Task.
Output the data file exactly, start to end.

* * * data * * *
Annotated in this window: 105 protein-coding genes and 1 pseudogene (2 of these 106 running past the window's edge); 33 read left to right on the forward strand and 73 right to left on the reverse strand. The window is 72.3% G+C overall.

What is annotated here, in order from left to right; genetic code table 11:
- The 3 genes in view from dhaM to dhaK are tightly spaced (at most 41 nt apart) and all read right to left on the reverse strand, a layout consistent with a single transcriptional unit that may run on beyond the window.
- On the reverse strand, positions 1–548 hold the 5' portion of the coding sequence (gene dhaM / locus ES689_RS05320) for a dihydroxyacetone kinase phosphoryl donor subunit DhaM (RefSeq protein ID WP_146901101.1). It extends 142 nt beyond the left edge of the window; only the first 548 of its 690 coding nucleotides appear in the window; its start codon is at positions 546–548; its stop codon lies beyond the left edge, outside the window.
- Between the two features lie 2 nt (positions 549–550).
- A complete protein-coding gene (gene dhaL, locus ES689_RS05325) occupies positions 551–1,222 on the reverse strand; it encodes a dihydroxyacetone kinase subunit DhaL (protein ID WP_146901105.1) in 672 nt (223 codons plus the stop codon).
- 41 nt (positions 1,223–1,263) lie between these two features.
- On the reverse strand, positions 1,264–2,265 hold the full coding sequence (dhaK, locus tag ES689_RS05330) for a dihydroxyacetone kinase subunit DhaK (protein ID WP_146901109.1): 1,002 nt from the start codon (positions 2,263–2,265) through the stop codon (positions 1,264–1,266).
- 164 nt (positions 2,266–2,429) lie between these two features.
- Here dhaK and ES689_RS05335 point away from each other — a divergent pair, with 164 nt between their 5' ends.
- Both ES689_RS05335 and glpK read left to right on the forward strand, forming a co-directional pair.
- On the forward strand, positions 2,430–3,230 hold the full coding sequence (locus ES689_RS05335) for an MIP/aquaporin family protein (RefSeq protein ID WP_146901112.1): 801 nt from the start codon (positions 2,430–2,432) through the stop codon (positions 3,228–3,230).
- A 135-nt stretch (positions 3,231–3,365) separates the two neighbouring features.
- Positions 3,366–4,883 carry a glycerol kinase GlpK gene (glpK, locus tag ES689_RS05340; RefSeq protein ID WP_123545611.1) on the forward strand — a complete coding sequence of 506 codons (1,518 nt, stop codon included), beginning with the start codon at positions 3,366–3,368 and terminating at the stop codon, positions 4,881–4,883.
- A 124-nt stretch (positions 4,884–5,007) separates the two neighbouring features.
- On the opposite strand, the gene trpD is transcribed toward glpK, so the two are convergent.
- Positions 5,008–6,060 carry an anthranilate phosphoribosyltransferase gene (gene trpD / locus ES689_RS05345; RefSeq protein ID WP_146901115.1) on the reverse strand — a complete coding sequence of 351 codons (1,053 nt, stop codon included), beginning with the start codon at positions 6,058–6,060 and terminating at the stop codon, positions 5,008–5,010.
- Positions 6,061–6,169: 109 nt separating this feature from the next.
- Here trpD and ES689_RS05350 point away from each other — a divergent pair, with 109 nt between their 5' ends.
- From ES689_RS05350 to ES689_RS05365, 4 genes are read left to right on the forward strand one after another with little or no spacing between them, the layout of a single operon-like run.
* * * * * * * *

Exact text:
Annotated in this window: 105 protein-coding genes and 1 pseudogene (2 of these 106 running past the window's edge); 33 read left to right on the forward strand and 73 right to left on the reverse strand. The window is 72.3% G+C overall.

What is annotated here, in order from left to right; genetic code table 11:
- The 3 genes in view from dhaM to dhaK are tightly spaced (at most 41 nt apart) and all read right to left on the reverse strand, a layout consistent with a single transcriptional unit that may run on beyond the window.
- On the reverse strand, positions 1–548 hold the 5' portion of the coding sequence (gene dhaM / locus ES689_RS05320) for a dihydroxyacetone kinase phosphoryl donor subunit DhaM (RefSeq protein ID WP_146901101.1). It extends 142 nt beyond the left edge of the window; only the first 548 of its 690 coding nucleotides appear in the window; its start codon is at positions 546–548; its stop codon lies beyond the left edge, outside the window.
- Between the two features lie 2 nt (positions 549–550).
- A complete protein-coding gene (gene dhaL, locus ES689_RS05325) occupies positions 551–1,222 on the reverse strand; it encodes a dihydroxyacetone kinase subunit DhaL (protein ID WP_146901105.1) in 672 nt (223 codons plus the stop codon).
- 41 nt (positions 1,223–1,263) lie between these two features.
- On the reverse strand, positions 1,264–2,265 hold the full coding sequence (dhaK, locus tag ES689_RS05330) for a dihydroxyacetone kinase subunit DhaK (protein ID WP_146901109.1): 1,002 nt from the start codon (positions 2,263–2,265) through the stop codon (positions 1,264–1,266).
- 164 nt (positions 2,266–2,429) lie between these two features.
- Here dhaK and ES689_RS05335 point away from each other — a divergent pair, with 164 nt between their 5' ends.
- Both ES689_RS05335 and glpK read left to right on the forward strand, forming a co-directional pair.
- On the forward strand, positions 2,430–3,230 hold the full coding sequence (locus ES689_RS05335) for an MIP/aquaporin family protein (RefSeq protein ID WP_146901112.1): 801 nt from the start codon (positions 2,430–2,432) through the stop codon (positions 3,228–3,230).
- A 135-nt stretch (positions 3,231–3,365) separates the two neighbouring features.
- Positions 3,366–4,883 carry a glycerol kinase GlpK gene (glpK, locus tag ES689_RS05340; RefSeq protein ID WP_123545611.1) on the forward strand — a complete coding sequence of 506 codons (1,518 nt, stop codon included), beginning with the start codon at positions 3,366–3,368 and terminating at the stop codon, positions 4,881–4,883.
- A 124-nt stretch (positions 4,884–5,007) separates the two neighbouring features.
- On the opposite strand, the gene trpD is transcribed toward glpK, so the two are convergent.
- Positions 5,008–6,060 carry an anthranilate phosphoribosyltransferase gene (gene trpD / locus ES689_RS05345; RefSeq protein ID WP_146901115.1) on the reverse strand — a complete coding sequence of 351 codons (1,053 nt, stop codon included), beginning with the start codon at positions 6,058–6,060 and terminating at the stop codon, positions 5,008–5,010.
- Positions 6,061–6,169: 109 nt separating this feature from the next.
- Here trpD and ES689_RS05350 point away from each other — a divergent pair, with 109 nt between their 5' ends.
- From ES689_RS05350 to ES689_RS05365, 4 genes are read left to right on the forward strand one after another with little or no spacing between them, the layout of a single operon-like run.